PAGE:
In village after village we saw the red crosses and steadily increasing numbers on the houses – I seem to remember it got to over 500. North of Kamakwie it was only a long term plan to widen the road, but instead we got evidence of another change that had occurred since my last visit. Near the ferry across the Little Scarcies River, there was a massive truck piled high with thick tree trunks. The driver was being assisted by a couple of others to load more massive timber in the vehicle… he was planning to drive it back towards Freetown that evening. I’d seen parts of the road had deteriorated even further from what I remember already. I speculated what more damage this vehicle would do. I also wondered how these huge trucks got through the occasional drains, or crossed the strange little bridges that were frequent along the northern section of the road. They were basically a large tube covered in a square of concrete. I think at one time the top of the block would be level with the road, but the road either side tended to erode away, and vehicles had to bump their way up on to these bridges and bounce down the other side. Not so bad in a light 4WD but a nightmare for a heavily laden lorry.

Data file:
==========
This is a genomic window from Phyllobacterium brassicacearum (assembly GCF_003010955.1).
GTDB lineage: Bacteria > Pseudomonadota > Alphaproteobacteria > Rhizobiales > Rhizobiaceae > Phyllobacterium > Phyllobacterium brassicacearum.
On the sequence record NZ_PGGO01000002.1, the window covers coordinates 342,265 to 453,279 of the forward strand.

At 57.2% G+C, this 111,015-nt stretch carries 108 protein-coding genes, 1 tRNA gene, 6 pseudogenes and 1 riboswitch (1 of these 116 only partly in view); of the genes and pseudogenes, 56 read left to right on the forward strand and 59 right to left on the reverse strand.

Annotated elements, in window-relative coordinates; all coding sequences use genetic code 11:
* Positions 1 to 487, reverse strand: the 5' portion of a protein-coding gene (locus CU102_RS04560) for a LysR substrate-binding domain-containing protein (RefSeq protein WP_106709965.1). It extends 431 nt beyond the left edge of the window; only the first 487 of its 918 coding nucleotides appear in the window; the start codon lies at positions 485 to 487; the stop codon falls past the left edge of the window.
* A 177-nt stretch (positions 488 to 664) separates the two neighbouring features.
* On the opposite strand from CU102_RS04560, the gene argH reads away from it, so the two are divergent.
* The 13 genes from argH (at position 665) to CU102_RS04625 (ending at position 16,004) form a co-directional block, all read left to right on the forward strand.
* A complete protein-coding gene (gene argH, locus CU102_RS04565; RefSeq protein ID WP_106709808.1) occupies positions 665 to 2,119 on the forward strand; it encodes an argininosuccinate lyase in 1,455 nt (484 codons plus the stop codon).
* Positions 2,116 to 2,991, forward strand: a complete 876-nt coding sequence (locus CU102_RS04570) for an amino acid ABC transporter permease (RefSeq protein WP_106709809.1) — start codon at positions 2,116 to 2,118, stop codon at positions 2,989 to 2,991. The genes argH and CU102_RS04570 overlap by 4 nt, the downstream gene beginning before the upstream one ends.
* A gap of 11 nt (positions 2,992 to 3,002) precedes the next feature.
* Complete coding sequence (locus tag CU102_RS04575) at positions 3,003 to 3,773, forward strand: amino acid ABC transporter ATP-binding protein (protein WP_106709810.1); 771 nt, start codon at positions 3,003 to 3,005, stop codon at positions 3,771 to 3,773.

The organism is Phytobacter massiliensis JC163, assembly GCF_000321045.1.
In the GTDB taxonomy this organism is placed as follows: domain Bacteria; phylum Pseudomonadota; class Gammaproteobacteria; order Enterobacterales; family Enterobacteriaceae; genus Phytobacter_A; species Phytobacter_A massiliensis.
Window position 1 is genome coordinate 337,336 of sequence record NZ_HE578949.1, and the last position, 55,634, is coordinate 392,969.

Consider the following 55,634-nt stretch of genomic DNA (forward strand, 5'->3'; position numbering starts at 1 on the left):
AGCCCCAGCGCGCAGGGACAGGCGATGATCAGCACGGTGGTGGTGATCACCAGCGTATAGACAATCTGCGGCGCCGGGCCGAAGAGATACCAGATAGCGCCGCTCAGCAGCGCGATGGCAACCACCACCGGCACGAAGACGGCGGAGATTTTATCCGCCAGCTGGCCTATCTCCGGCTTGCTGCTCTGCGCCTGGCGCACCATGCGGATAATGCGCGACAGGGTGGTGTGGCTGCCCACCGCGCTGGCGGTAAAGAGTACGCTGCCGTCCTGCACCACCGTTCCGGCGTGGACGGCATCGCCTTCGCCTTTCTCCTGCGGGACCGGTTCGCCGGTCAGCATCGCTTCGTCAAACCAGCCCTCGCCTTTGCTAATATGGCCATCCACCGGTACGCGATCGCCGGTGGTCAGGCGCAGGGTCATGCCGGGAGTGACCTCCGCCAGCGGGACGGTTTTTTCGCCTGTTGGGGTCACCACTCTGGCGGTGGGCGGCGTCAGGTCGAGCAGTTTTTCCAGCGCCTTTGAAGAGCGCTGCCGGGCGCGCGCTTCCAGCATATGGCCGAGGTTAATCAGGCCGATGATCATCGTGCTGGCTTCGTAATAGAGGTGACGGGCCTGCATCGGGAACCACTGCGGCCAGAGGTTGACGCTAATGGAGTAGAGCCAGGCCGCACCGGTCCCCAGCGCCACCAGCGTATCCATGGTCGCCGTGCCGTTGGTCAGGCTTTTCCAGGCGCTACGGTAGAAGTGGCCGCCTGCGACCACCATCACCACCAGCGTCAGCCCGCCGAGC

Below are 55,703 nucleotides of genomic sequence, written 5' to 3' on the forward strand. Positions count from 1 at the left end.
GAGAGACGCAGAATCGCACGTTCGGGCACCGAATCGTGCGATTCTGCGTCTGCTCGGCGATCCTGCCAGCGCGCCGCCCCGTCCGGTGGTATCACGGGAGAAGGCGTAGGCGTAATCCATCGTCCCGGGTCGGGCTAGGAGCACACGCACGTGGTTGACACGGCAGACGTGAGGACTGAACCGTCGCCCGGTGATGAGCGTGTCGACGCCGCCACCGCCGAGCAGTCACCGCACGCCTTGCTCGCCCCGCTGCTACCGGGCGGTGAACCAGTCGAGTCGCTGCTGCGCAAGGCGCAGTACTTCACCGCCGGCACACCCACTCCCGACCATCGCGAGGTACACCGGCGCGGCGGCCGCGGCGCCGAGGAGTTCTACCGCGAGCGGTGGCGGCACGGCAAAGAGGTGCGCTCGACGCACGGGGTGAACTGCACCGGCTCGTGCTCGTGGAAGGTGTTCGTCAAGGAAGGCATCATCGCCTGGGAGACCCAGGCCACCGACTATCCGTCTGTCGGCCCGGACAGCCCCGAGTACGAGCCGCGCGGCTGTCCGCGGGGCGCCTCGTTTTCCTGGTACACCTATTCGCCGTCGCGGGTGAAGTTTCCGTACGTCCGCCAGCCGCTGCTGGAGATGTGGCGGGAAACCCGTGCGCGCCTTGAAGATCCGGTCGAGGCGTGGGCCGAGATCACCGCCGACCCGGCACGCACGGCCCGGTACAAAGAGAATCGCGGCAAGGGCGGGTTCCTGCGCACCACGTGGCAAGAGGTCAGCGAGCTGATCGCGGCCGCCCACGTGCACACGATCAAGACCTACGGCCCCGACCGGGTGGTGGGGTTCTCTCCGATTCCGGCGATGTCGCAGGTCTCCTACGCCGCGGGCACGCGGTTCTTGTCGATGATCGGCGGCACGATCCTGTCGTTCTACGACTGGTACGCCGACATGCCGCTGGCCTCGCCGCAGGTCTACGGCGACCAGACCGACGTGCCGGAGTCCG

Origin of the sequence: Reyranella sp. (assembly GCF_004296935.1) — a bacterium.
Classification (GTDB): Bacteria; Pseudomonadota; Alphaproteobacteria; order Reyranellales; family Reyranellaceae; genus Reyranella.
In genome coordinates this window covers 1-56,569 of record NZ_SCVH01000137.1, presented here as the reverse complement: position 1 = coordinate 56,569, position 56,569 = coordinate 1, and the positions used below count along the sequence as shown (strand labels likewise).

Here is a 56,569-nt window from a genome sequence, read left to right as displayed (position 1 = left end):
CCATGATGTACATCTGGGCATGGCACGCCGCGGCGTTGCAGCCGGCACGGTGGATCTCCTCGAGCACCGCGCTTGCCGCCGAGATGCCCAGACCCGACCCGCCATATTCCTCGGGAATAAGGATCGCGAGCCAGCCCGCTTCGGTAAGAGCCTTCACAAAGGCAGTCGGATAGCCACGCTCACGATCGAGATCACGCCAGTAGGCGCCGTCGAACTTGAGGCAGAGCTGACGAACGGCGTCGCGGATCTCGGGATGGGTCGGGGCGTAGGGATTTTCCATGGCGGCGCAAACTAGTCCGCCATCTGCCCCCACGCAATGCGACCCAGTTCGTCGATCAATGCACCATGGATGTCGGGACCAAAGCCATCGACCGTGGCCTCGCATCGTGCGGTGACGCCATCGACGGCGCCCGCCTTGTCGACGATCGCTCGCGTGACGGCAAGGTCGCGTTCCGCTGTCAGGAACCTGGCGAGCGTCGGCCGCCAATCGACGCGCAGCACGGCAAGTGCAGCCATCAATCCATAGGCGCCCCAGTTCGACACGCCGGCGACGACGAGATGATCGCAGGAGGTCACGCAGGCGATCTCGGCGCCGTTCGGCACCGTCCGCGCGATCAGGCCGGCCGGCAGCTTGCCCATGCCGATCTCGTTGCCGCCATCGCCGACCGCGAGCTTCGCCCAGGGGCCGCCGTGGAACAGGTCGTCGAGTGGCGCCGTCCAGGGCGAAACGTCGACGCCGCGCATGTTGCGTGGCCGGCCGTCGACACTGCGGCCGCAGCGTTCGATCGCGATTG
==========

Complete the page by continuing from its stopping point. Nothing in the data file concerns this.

These lorries had not been going up and down this route last time I had been here, but the government had reversed a policy that allowed logging concessions in the forest. This was not good news for our project. We were trying to find ways to work with the communities to conserve and regenerate the remaining precious Guinea Forest. Our work was slow and incremental. Compared to the loggers who came in with their chainsaws and heavy machinery could clear the best and most precious gallery forest for these gigantic logs a million times faster than our efforts to regrow trees. It was quite depressing to see before we had even reached Fintonia to start out own work.
Sunset on the Scarcies River
Timber Lorries plundering the forest
Busy scenes at the ferry
It was sunset as we got on the river bank and the serene atmosphere calmed the spirits; we waited for the ferry to come over from the north bank, with a ancient blue tractor aboard.
We had one more stop that morning in the small village of Kansema to the east of Madina Oula. The sun had come out again and the village looked very pleasant, mostly thatched rectangular houses in the centre shaded by mango trees. We were greeted by a couple of men and we waited as the chief came out of his house and his secretary started to direct the locals to obtain some seating. As was now a routine, various chairs and benches, even a bucket or two, were dragged out of all the nearby houses and we had our meeting right there in the centre of the village.